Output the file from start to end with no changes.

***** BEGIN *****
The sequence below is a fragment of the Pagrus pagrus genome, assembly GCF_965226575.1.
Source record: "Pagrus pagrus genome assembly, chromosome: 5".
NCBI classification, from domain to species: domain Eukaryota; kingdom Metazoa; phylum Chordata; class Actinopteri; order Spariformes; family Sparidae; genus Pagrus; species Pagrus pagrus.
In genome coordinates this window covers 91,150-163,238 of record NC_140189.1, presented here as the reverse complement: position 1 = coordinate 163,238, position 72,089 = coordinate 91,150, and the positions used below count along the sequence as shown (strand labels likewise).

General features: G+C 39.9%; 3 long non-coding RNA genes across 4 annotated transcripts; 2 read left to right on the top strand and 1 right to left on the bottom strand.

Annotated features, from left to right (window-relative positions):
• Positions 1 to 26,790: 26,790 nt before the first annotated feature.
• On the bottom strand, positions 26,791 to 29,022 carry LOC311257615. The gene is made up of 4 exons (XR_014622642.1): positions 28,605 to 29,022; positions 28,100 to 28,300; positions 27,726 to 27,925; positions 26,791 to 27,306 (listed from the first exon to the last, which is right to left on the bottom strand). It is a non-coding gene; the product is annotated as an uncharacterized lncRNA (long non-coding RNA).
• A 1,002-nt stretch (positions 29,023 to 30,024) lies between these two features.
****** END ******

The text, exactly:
The sequence below is a fragment of the Pagrus pagrus genome, assembly GCF_965226575.1.
Source record: "Pagrus pagrus genome assembly, chromosome: 5".
NCBI classification, from domain to species: domain Eukaryota; kingdom Metazoa; phylum Chordata; class Actinopteri; order Spariformes; family Sparidae; genus Pagrus; species Pagrus pagrus.
In genome coordinates this window covers 91,150-163,238 of record NC_140189.1, presented here as the reverse complement: position 1 = coordinate 163,238, position 72,089 = coordinate 91,150, and the positions used below count along the sequence as shown (strand labels likewise).

General features: G+C 39.9%; 3 long non-coding RNA genes across 4 annotated transcripts; 2 read left to right on the top strand and 1 right to left on the bottom strand.

Annotated features, from left to right (window-relative positions):
• Positions 1 to 26,790: 26,790 nt before the first annotated feature.
• On the bottom strand, positions 26,791 to 29,022 carry LOC311257615. The gene is made up of 4 exons (XR_014622642.1): positions 28,605 to 29,022; positions 28,100 to 28,300; positions 27,726 to 27,925; positions 26,791 to 27,306 (listed from the first exon to the last, which is right to left on the bottom strand). It is a non-coding gene; the product is annotated as an uncharacterized lncRNA (long non-coding RNA).
• A 1,002-nt stretch (positions 29,023 to 30,024) lies between these two features.